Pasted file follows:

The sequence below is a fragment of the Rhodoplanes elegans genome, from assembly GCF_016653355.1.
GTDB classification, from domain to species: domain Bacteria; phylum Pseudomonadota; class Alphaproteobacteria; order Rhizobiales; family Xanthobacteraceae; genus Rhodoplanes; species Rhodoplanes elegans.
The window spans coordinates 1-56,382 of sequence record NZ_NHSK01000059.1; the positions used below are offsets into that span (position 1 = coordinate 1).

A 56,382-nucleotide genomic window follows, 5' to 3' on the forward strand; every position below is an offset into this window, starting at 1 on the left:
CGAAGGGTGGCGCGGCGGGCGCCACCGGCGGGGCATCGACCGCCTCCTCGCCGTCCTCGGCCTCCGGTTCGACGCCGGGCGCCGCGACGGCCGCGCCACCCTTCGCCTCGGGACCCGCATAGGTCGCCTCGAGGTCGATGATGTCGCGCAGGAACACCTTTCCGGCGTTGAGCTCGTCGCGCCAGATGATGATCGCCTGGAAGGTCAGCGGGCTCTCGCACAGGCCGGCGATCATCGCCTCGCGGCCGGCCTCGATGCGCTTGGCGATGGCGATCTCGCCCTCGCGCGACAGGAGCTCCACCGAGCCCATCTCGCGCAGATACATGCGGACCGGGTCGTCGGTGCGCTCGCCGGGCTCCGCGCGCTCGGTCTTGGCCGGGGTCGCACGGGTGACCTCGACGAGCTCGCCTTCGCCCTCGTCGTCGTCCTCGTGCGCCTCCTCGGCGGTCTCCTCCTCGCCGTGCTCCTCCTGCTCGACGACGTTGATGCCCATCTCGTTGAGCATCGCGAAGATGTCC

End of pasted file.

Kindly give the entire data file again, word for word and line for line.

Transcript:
The sequence below is a fragment of the Rhodoplanes elegans genome, from assembly GCF_016653355.1.
GTDB classification, from domain to species: domain Bacteria; phylum Pseudomonadota; class Alphaproteobacteria; order Rhizobiales; family Xanthobacteraceae; genus Rhodoplanes; species Rhodoplanes elegans.
The window spans coordinates 1-56,382 of sequence record NZ_NHSK01000059.1; the positions used below are offsets into that span (position 1 = coordinate 1).

A 56,382-nucleotide genomic window follows, 5' to 3' on the forward strand; every position below is an offset into this window, starting at 1 on the left:
CGAAGGGTGGCGCGGCGGGCGCCACCGGCGGGGCATCGACCGCCTCCTCGCCGTCCTCGGCCTCCGGTTCGACGCCGGGCGCCGCGACGGCCGCGCCACCCTTCGCCTCGGGACCCGCATAGGTCGCCTCGAGGTCGATGATGTCGCGCAGGAACACCTTTCCGGCGTTGAGCTCGTCGCGCCAGATGATGATCGCCTGGAAGGTCAGCGGGCTCTCGCACAGGCCGGCGATCATCGCCTCGCGGCCGGCCTCGATGCGCTTGGCGATGGCGATCTCGCCCTCGCGCGACAGGAGCTCCACCGAGCCCATCTCGCGCAGATACATGCGGACCGGGTCGTCGGTGCGCTCGCCGGGCTCCGCGCGCTCGGTCTTGGCCGGGGTCGCACGGGTGACCTCGACGAGCTCGCCTTCGCCCTCGTCGTCGTCCTCGTGCGCCTCCTCGGCGGTCTCCTCCTCGCCGTGCTCCTCCTGCTCGACGACGTTGATGCCCATCTCGTTGAGCATCGCGAAGATGTCC